This week, we meet John the Baptist in the wilderness where he is helping us get ready for Jesus to come and save the world (including us). He's wearing camel's hair, eating locusts, and "proclaiming a baptism of repentance for the forgiveness of sins."
Now, I know it's the end of the week, and we're all tired, but humor me for a minute while we look at a little biblical Greek. I promise, we're going somewhere good.
What we read in English is: "proclaiming a baptism of repentance FOR the forgiveness of sins." But in the original Greek, before our messy translations get in the way, it says that John was "proclaiming a baptism of repentance INTO the forgiveness of sins."
Instead of telling people they needed to get baptized in order to receive forgiveness, John was baptizing people into the forgiveness that was already available to them. John was welcoming them into God's reality of undeserved mercy. John was calling them to turn toward this undeserved grace.
I wonder: How do we turn ourselves toward the forgiveness that is already there for us? How can we reorient our thoughts and actions to acknowledge the mercy and love that surround us? What difference does it make in our lives if we believe that our truest home is in the God who has always loved us? Might we be better prepared for Jesus' eruption in our world and the dawning of a new era of justice, peace, and love?
All of this reminds me of turning into my grandma's driveway. When I make that turn and see the porch light on, I know that inside there is always homemade pimento cheese at the very least, if not a much grander feast. And more importantly, I know that inside, I will remember who I am, and I will know how much love has always surrounded me.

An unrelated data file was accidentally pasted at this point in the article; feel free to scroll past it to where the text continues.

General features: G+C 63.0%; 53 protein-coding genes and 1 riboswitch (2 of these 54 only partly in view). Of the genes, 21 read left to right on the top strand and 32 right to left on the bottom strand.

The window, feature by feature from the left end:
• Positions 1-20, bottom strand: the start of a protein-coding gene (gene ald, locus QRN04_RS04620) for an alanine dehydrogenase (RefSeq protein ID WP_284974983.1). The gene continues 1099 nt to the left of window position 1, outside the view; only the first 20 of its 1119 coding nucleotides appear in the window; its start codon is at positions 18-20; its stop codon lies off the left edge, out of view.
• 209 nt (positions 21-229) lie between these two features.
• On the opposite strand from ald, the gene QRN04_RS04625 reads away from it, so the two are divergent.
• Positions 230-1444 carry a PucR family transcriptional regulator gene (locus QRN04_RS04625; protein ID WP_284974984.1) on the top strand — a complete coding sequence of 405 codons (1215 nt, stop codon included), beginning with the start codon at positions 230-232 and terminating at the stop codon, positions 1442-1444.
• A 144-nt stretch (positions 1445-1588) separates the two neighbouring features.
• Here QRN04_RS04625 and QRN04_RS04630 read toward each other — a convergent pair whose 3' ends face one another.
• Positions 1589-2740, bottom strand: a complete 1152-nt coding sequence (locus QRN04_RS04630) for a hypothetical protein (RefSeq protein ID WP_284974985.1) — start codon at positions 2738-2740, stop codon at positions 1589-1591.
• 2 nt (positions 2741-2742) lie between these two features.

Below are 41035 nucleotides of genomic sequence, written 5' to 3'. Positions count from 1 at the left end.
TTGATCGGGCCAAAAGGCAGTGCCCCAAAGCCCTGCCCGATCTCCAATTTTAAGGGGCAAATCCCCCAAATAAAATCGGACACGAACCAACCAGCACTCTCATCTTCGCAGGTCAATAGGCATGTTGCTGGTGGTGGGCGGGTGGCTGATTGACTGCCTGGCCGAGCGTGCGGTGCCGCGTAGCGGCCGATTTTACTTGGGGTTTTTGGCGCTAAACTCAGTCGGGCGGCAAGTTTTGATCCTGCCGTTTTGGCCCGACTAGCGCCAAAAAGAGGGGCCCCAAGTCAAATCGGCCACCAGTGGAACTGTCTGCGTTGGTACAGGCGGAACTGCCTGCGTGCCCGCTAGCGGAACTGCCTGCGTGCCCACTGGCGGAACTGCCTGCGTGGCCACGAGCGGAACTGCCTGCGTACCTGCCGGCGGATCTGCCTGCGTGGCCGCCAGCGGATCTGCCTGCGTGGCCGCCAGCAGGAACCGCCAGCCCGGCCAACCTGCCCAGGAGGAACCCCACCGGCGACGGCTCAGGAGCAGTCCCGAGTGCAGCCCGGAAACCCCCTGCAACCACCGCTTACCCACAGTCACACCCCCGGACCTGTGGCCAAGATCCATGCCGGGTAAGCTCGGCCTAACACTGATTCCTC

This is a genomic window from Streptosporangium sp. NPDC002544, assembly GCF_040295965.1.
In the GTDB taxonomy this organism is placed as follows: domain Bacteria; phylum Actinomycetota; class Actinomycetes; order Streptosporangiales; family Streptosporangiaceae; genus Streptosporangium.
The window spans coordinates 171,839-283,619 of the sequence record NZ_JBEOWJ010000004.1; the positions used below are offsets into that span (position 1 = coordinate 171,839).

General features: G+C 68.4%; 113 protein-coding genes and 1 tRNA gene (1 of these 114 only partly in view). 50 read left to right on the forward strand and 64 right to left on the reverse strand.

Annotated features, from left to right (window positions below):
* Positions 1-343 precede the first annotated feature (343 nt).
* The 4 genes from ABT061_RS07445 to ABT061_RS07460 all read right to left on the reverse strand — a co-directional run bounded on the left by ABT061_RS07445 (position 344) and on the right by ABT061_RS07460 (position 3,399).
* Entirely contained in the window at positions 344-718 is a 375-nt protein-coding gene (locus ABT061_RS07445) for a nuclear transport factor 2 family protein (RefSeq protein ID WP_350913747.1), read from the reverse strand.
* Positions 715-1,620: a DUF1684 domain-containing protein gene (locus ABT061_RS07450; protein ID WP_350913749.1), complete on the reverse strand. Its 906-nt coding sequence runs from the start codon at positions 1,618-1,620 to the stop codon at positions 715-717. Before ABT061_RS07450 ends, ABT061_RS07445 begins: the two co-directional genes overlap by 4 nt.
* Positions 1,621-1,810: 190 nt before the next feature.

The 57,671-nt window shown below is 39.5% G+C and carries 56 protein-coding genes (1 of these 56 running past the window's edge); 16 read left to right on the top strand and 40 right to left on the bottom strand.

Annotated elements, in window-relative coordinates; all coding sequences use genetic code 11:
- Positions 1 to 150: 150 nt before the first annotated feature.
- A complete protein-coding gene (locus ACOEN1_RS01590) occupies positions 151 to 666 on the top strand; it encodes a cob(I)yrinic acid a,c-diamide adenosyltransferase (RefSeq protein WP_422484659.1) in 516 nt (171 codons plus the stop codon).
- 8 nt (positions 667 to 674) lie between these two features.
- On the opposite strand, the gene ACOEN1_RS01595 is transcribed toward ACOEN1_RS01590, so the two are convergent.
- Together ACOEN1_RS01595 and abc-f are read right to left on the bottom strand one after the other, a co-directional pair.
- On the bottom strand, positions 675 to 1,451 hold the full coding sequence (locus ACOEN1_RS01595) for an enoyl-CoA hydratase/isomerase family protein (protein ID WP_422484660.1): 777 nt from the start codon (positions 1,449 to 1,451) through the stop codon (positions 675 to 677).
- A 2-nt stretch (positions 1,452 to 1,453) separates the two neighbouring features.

Not everyone is so lucky with home. Sometimes home is hard. But in the best cases, a visit home nourishes, heals, and sends us back out, ready to face the world, remembering who we are and whose we are.
John the Baptist invites us to turn into the drive and to know that behind God's porch light is forgiveness beyond our wildest imaginations.
As Quinn Caldwell says in our Advent devotional book, "All I Really Want," this is "good news for just about everybody this Christmas, whether you're headed home for the holidays or have no home to speak of, trapped far from home or planning to host the gathering, or looking forward to or dreading whatever reunions are in your imminent future. Because all that we ask of home that it can't deliver, all that we depend on it for that it disappoints us in, all that we need and it will never be able to deliver? Your home can't deliver it, but God can, and the porch light is on."
So, dear ones, turn into the drive. Prepare the way. Know how welcome you are into God's home of forgiveness. Feel the love that has always surrounded you. And know, that there is only more to come as we approach the Advent of our Lord.
Peace be with you.